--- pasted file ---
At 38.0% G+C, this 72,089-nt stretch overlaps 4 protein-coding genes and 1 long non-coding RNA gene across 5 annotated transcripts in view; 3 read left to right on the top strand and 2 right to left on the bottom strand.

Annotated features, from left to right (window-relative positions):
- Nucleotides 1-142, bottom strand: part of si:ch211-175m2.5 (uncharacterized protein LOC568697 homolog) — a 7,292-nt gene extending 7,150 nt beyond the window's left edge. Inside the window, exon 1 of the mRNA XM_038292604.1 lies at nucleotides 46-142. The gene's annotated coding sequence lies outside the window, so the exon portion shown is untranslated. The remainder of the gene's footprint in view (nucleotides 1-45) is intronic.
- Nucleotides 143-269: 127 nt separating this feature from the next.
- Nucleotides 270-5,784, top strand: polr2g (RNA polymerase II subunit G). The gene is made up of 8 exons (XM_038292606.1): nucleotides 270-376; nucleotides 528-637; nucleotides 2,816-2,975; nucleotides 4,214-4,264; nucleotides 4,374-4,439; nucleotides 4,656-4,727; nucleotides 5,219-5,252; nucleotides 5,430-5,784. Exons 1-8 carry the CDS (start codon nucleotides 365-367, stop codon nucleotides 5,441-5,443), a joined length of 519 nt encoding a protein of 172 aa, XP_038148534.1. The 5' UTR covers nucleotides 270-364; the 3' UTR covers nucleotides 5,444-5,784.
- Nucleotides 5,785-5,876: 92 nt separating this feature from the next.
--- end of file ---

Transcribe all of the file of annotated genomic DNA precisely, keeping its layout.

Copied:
At 38.0% G+C, this 72,089-nt stretch overlaps 4 protein-coding genes and 1 long non-coding RNA gene across 5 annotated transcripts in view; 3 read left to right on the top strand and 2 right to left on the bottom strand.

Annotated features, from left to right (window-relative positions):
- Nucleotides 1-142, bottom strand: part of si:ch211-175m2.5 (uncharacterized protein LOC568697 homolog) — a 7,292-nt gene extending 7,150 nt beyond the window's left edge. Inside the window, exon 1 of the mRNA XM_038292604.1 lies at nucleotides 46-142. The gene's annotated coding sequence lies outside the window, so the exon portion shown is untranslated. The remainder of the gene's footprint in view (nucleotides 1-45) is intronic.
- Nucleotides 143-269: 127 nt separating this feature from the next.
- Nucleotides 270-5,784, top strand: polr2g (RNA polymerase II subunit G). The gene is made up of 8 exons (XM_038292606.1): nucleotides 270-376; nucleotides 528-637; nucleotides 2,816-2,975; nucleotides 4,214-4,264; nucleotides 4,374-4,439; nucleotides 4,656-4,727; nucleotides 5,219-5,252; nucleotides 5,430-5,784. Exons 1-8 carry the CDS (start codon nucleotides 365-367, stop codon nucleotides 5,441-5,443), a joined length of 519 nt encoding a protein of 172 aa, XP_038148534.1. The 5' UTR covers nucleotides 270-364; the 3' UTR covers nucleotides 5,444-5,784.
- Nucleotides 5,785-5,876: 92 nt separating this feature from the next.